EU would use rule of law mechanism against Poland: dep FM

The consent to link the EU budget and reconstruction fund with the rule of law mechanism would lead to the immediate use of this mechanism against Poland and Hungary, Deputy Foreign Minister Paweł Jabłoński told the BBC on Thursday.

He was a guest on the BBC HARDtalk programme and stressed that Poland wanted both the long-term EU budget and the pandemic recovery fund to be adopted and that it should happen as soon as possible, however, it is also necessary to ensure that the rights enshrined in European treaties are properly protected - and there are conditions that Poland cannot accept.

Mr Jabłoński said that the conditions for launching sanctions are so vague that the EC can start the procedure against any member state simply by declaring a potential risk, which “can mean anything”.

He admitted that EU funds are important for Poland, as for other Member States, but he did not agree with the suggestion that by blocking the budget and the aid fund, Poland deprives itself of them, because, as he explained, by accepting the rule of law mechanism as it stands, the money “would not be granted anyway”.

Pointing to the cases of arbitrary treatment of what is in line with the rule of law, and what is its violation in the EU, Mr Jabłoński recalled the process of appointing judges in Poland is similar to that in force in Spain and is much less politicised than in France or Germany, where politicians may even dismiss judges. He stressed that only Poland is accused of breaking the rule of law.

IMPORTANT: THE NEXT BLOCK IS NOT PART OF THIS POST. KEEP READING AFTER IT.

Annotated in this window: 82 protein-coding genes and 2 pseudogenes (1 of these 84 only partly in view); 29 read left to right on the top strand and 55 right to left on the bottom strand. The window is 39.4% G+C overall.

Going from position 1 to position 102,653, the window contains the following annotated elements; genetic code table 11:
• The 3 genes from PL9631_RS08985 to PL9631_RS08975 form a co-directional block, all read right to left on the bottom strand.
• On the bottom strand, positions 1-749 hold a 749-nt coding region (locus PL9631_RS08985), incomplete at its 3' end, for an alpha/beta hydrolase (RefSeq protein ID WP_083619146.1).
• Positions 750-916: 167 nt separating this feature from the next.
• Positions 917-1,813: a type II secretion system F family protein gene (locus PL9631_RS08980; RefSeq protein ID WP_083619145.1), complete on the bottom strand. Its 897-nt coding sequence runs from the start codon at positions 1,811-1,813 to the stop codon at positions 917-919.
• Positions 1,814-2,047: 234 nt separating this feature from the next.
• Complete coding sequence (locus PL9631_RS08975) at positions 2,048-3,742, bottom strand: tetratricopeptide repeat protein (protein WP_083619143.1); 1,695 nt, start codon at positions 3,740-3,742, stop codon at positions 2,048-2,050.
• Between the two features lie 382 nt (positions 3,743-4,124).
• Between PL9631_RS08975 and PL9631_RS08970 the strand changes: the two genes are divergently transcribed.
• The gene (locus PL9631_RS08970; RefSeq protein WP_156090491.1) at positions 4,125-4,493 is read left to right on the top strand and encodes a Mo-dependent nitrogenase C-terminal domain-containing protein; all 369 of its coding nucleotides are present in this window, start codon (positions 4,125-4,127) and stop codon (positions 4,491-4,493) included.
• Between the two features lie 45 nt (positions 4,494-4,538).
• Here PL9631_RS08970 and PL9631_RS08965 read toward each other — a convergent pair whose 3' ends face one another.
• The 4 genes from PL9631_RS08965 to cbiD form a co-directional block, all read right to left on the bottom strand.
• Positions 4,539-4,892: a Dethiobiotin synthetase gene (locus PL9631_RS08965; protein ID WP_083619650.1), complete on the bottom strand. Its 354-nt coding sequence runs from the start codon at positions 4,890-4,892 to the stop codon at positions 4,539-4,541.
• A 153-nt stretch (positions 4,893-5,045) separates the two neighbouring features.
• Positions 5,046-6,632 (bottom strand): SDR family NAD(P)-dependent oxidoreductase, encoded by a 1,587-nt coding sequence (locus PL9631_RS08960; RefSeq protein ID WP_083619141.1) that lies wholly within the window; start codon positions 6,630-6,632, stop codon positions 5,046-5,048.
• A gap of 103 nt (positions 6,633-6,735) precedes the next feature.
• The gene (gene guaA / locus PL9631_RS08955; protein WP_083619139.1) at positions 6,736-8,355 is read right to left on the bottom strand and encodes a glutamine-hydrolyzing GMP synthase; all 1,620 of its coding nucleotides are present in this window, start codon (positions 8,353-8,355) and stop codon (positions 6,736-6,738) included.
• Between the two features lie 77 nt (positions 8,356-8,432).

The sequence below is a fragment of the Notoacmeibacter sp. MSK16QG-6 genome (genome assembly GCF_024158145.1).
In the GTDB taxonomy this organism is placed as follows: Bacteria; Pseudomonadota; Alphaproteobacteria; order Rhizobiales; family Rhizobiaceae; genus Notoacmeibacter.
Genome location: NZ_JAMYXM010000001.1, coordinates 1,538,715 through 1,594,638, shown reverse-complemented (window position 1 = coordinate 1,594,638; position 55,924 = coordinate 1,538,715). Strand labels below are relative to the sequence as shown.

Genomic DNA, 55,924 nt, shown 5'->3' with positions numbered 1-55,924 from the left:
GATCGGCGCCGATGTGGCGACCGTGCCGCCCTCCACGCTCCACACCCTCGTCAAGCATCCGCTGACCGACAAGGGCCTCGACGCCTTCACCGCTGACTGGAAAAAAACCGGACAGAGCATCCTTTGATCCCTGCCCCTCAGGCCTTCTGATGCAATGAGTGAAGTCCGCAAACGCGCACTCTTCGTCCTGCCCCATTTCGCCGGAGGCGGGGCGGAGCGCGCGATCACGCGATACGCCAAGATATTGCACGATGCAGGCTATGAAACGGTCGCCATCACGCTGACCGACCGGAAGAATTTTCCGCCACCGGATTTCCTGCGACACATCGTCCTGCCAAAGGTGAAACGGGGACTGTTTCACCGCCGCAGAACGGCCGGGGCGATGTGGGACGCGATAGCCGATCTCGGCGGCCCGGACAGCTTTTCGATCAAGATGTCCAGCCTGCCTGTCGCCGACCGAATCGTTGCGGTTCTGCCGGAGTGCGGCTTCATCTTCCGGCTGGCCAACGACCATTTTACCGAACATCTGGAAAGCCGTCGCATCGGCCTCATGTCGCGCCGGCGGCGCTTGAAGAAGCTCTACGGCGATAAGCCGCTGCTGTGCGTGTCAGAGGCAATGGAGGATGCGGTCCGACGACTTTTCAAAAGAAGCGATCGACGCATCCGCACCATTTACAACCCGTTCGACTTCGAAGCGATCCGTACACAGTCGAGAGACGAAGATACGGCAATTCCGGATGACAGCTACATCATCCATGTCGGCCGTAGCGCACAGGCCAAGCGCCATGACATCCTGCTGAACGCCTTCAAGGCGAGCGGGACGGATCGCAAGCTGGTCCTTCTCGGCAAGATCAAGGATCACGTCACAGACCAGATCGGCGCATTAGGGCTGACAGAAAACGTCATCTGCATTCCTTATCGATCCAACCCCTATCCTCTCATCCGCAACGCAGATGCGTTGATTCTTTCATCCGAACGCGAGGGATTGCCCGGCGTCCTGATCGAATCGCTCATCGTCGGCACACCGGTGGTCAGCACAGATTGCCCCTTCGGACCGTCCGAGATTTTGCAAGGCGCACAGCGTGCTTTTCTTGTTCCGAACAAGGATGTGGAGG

In the opinion of Paweł Jabłoński, the irreconcilable stance of some countries was due to their opposition to the increased EU spending prior to the negotiations and that they were using the situation to block it.

When asked if Poland's opposition to the rule of law mechanism, as well as issues, such as demonstrations supporting LGBT people and manifestations against the ruling of the Constitutional Court on abortion, harm the country’s reputation, Mr Jabłoński stated that if there was a choice between a good reputation and defense of the country's interest, the latter must always been chosen.

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